From this point the current is limited by the mass transport of analyte from the bulk to the DDL interface, which is slow on the electrochemical timescale and therefore does not satisfy the Nernst equation. This results in a decrease in current (d) as the potentials are scanned more positive until a steady-state is reached where further increases in potential no longer has an effect.
Scan reversal to negative potentials (reductive scan) continues to oxidise the analyte until the applied potential reaches the value where the oxidised analyte which has accumulated at the electrode surface can be re-reduced (e).
The process for reduction mirrors that for the oxidation, only with an opposite scan direction and a cathodic peak (ipc) at the cathodic peak potential (Epc) (f). The anodic and cathodic peak currents should be of equal magnitude but with opposite sign, provided that the process is reversible.
The Randles-Sevcik equation
The peak current, ip, of the reversible redox process is described by the Randles-Sevcik equation.
At 298 K, the Randles-Sevcik equation is:
where n is the number of electrons, A the electrode area (cm2), C the concentration (mol·cm-3), D the diffusion coefﬁcient (cm2·s-1), and v the potential scan rate (V·s-1).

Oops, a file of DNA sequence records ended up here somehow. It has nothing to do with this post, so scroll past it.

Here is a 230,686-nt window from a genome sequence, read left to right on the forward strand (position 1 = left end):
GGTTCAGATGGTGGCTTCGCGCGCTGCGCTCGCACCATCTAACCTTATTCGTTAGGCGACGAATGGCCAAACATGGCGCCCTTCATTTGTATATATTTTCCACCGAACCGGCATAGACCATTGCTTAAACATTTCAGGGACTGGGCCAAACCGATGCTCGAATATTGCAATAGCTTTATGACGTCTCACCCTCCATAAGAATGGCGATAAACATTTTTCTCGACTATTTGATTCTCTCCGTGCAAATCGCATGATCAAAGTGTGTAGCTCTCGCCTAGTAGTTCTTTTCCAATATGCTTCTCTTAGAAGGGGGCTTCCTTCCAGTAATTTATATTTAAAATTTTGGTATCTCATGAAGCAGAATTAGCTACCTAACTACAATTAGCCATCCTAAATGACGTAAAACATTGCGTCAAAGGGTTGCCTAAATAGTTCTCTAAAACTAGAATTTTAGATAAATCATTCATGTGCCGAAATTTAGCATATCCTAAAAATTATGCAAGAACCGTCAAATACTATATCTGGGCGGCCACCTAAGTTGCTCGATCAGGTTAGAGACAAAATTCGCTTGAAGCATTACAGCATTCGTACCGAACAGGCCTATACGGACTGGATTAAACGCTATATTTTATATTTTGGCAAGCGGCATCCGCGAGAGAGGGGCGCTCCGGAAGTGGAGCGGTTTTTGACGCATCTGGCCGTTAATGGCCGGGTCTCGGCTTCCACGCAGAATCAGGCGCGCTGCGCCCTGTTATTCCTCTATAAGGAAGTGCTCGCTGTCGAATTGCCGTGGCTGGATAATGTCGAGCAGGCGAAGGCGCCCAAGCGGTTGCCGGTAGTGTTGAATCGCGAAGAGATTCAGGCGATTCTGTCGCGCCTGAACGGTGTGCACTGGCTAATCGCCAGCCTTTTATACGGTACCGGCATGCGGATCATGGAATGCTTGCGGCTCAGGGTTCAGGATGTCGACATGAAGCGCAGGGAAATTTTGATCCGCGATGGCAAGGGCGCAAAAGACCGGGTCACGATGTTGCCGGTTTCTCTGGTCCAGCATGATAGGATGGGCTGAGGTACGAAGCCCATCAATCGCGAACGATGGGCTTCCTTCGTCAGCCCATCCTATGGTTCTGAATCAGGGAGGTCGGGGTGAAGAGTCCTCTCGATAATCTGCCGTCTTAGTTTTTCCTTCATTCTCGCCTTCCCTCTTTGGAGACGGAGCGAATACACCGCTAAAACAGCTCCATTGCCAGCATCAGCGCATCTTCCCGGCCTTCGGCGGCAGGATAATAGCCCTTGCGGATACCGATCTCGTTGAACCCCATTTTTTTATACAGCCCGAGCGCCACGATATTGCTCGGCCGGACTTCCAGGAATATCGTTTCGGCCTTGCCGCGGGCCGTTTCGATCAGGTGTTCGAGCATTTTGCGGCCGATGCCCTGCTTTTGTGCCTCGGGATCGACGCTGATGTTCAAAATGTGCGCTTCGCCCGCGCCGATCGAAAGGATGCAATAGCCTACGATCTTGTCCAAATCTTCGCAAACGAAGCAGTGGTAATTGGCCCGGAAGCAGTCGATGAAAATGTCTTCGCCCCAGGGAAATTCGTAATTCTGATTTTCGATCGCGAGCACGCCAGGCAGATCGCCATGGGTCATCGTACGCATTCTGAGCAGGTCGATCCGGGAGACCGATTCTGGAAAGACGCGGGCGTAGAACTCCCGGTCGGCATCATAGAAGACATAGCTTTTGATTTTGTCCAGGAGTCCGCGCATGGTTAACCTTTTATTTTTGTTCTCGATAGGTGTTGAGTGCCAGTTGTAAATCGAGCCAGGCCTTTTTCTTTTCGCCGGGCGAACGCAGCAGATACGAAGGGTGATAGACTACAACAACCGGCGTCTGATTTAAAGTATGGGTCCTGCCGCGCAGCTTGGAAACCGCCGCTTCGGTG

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Experimental Set up
The experimental set up for cyclic voltammetry consists of an electrochemical cell containing five major components.
- The working electrode, where the compound of interest is reduced (Cn+ → C(n−1)+ ) or oxidised (Cn+ → C(n+1)+).
- The counter electrode, which completes the circuit with the potentiostat (see figure below).
- The reference electrode, used to measure the potential.
- The studied solution containing the chemical to be studied.
- The reference electrode solution (optional, see choice of reference electrode).
The potential of the studied solution is measured relative to the potential between the reference solution and reference electrode.
The Electrochemical Cell
An electrochemical cell is a device in which a chemical reaction generates an electrical response or, conversely, an electrical current is used to trigger a chemical reaction. The simplest possible electrochemical cell consists of two connected electrodes in an electrolyte solution. In cyclic voltammetry, three electrodes are used.
The physical set up of an electrochemical cell is relatively simple. The working and counter electrodes sit in an electrochemical solution, and the reference electrode sits in a separate tube within the cell containing the reference solution. The reference electrode tube should be approximately two thirds full - a syringe and needle can be used to add the solution.
In addition to having holes for each electrode, electrochemical glassware typically has gas intakes to allow for an inert gas (usually nitrogen or argon) to be bubbled through the solution to remove its oxygen. This process is known as degassing.
Degassing is important because molecular oxygen is electrochemically active, and if not removed will create unwanted redox processes. In addition, the products of this reaction (hydrogen peroxide) can also interact with the compound and further interfere with the results of the experiment.
Once the oxygen has been removed, it can be kept out with a continuous stream of inert gas.